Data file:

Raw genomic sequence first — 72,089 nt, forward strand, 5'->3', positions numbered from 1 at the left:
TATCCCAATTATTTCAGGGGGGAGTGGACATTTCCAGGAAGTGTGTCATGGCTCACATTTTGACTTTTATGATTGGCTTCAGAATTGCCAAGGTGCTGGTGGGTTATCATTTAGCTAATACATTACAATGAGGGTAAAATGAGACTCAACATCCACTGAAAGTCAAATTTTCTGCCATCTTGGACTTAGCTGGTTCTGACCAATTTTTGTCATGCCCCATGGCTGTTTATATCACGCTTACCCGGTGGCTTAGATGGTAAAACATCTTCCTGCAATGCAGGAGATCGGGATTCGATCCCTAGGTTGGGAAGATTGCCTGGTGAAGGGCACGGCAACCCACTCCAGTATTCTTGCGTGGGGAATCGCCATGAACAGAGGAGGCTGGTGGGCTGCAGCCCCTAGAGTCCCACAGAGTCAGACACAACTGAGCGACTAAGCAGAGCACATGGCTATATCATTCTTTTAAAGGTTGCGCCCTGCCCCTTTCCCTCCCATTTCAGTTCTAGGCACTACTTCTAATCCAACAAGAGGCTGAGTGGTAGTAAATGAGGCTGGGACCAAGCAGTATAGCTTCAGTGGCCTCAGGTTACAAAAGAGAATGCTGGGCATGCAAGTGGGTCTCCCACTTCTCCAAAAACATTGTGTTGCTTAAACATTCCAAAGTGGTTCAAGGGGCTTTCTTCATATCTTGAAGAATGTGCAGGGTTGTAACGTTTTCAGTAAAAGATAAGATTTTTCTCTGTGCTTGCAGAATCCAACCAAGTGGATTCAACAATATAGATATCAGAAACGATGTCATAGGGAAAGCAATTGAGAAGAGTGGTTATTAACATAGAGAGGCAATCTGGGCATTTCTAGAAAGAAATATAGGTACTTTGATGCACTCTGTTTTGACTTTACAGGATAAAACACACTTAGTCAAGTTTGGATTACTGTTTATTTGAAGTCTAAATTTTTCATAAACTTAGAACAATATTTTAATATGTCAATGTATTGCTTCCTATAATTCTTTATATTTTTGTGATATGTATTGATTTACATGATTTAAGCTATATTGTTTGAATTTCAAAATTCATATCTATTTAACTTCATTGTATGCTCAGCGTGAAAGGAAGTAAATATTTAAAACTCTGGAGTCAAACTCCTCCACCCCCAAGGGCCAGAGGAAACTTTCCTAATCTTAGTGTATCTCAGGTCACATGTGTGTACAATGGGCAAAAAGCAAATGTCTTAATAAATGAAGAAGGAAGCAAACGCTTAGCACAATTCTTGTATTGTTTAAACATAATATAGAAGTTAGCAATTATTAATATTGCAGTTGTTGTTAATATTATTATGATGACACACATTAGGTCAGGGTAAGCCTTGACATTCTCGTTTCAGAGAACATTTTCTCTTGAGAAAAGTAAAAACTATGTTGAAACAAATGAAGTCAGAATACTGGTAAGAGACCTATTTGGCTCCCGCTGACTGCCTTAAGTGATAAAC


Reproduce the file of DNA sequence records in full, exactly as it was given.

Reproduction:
Raw genomic sequence first — 72,089 nt, forward strand, 5'->3', positions numbered from 1 at the left:
TATCCCAATTATTTCAGGGGGGAGTGGACATTTCCAGGAAGTGTGTCATGGCTCACATTTTGACTTTTATGATTGGCTTCAGAATTGCCAAGGTGCTGGTGGGTTATCATTTAGCTAATACATTACAATGAGGGTAAAATGAGACTCAACATCCACTGAAAGTCAAATTTTCTGCCATCTTGGACTTAGCTGGTTCTGACCAATTTTTGTCATGCCCCATGGCTGTTTATATCACGCTTACCCGGTGGCTTAGATGGTAAAACATCTTCCTGCAATGCAGGAGATCGGGATTCGATCCCTAGGTTGGGAAGATTGCCTGGTGAAGGGCACGGCAACCCACTCCAGTATTCTTGCGTGGGGAATCGCCATGAACAGAGGAGGCTGGTGGGCTGCAGCCCCTAGAGTCCCACAGAGTCAGACACAACTGAGCGACTAAGCAGAGCACATGGCTATATCATTCTTTTAAAGGTTGCGCCCTGCCCCTTTCCCTCCCATTTCAGTTCTAGGCACTACTTCTAATCCAACAAGAGGCTGAGTGGTAGTAAATGAGGCTGGGACCAAGCAGTATAGCTTCAGTGGCCTCAGGTTACAAAAGAGAATGCTGGGCATGCAAGTGGGTCTCCCACTTCTCCAAAAACATTGTGTTGCTTAAACATTCCAAAGTGGTTCAAGGGGCTTTCTTCATATCTTGAAGAATGTGCAGGGTTGTAACGTTTTCAGTAAAAGATAAGATTTTTCTCTGTGCTTGCAGAATCCAACCAAGTGGATTCAACAATATAGATATCAGAAACGATGTCATAGGGAAAGCAATTGAGAAGAGTGGTTATTAACATAGAGAGGCAATCTGGGCATTTCTAGAAAGAAATATAGGTACTTTGATGCACTCTGTTTTGACTTTACAGGATAAAACACACTTAGTCAAGTTTGGATTACTGTTTATTTGAAGTCTAAATTTTTCATAAACTTAGAACAATATTTTAATATGTCAATGTATTGCTTCCTATAATTCTTTATATTTTTGTGATATGTATTGATTTACATGATTTAAGCTATATTGTTTGAATTTCAAAATTCATATCTATTTAACTTCATTGTATGCTCAGCGTGAAAGGAAGTAAATATTTAAAACTCTGGAGTCAAACTCCTCCACCCCCAAGGGCCAGAGGAAACTTTCCTAATCTTAGTGTATCTCAGGTCACATGTGTGTACAATGGGCAAAAAGCAAATGTCTTAATAAATGAAGAAGGAAGCAAACGCTTAGCACAATTCTTGTATTGTTTAAACATAATATAGAAGTTAGCAATTATTAATATTGCAGTTGTTGTTAATATTATTATGATGACACACATTAGGTCAGGGTAAGCCTTGACATTCTCGTTTCAGAGAACATTTTCTCTTGAGAAAAGTAAAAACTATGTTGAAACAAATGAAGTCAGAATACTGGTAAGAGACCTATTTGGCTCCCGCTGACTGCCTTAAGTGATAAAC